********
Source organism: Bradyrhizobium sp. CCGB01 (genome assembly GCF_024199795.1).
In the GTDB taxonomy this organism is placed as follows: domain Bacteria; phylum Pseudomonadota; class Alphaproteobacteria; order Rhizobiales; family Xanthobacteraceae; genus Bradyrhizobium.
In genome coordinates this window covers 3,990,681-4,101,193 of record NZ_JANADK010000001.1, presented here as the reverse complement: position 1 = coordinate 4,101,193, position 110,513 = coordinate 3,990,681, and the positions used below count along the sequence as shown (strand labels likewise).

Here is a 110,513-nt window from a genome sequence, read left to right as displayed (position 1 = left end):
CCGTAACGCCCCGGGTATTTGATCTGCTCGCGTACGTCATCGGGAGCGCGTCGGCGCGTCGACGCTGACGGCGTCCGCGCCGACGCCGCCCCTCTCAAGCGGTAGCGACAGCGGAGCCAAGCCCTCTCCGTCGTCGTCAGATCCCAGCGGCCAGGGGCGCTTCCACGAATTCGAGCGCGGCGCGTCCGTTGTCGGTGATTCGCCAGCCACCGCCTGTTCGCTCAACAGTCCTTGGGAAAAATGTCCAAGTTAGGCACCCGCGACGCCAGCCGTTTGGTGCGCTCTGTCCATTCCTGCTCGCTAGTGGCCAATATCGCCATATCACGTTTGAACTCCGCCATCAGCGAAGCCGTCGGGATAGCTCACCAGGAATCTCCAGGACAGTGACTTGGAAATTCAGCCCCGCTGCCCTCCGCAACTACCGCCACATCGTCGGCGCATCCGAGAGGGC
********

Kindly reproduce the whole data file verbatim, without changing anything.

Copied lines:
Source organism: Bradyrhizobium sp. CCGB01 (genome assembly GCF_024199795.1).
In the GTDB taxonomy this organism is placed as follows: domain Bacteria; phylum Pseudomonadota; class Alphaproteobacteria; order Rhizobiales; family Xanthobacteraceae; genus Bradyrhizobium.
In genome coordinates this window covers 3,990,681-4,101,193 of record NZ_JANADK010000001.1, presented here as the reverse complement: position 1 = coordinate 4,101,193, position 110,513 = coordinate 3,990,681, and the positions used below count along the sequence as shown (strand labels likewise).

Here is a 110,513-nt window from a genome sequence, read left to right as displayed (position 1 = left end):
CCGTAACGCCCCGGGTATTTGATCTGCTCGCGTACGTCATCGGGAGCGCGTCGGCGCGTCGACGCTGACGGCGTCCGCGCCGACGCCGCCCCTCTCAAGCGGTAGCGACAGCGGAGCCAAGCCCTCTCCGTCGTCGTCAGATCCCAGCGGCCAGGGGCGCTTCCACGAATTCGAGCGCGGCGCGTCCGTTGTCGGTGATTCGCCAGCCACCGCCTGTTCGCTCAACAGTCCTTGGGAAAAATGTCCAAGTTAGGCACCCGCGACGCCAGCCGTTTGGTGCGCTCTGTCCATTCCTGCTCGCTAGTGGCCAATATCGCCATATCACGTTTGAACTCCGCCATCAGCGAAGCCGTCGGGATAGCTCACCAGGAATCTCCAGGACAGTGACTTGGAAATTCAGCCCCGCTGCCCTCCGCAACTACCGCCACATCGTCGGCGCATCCGAGAGGGC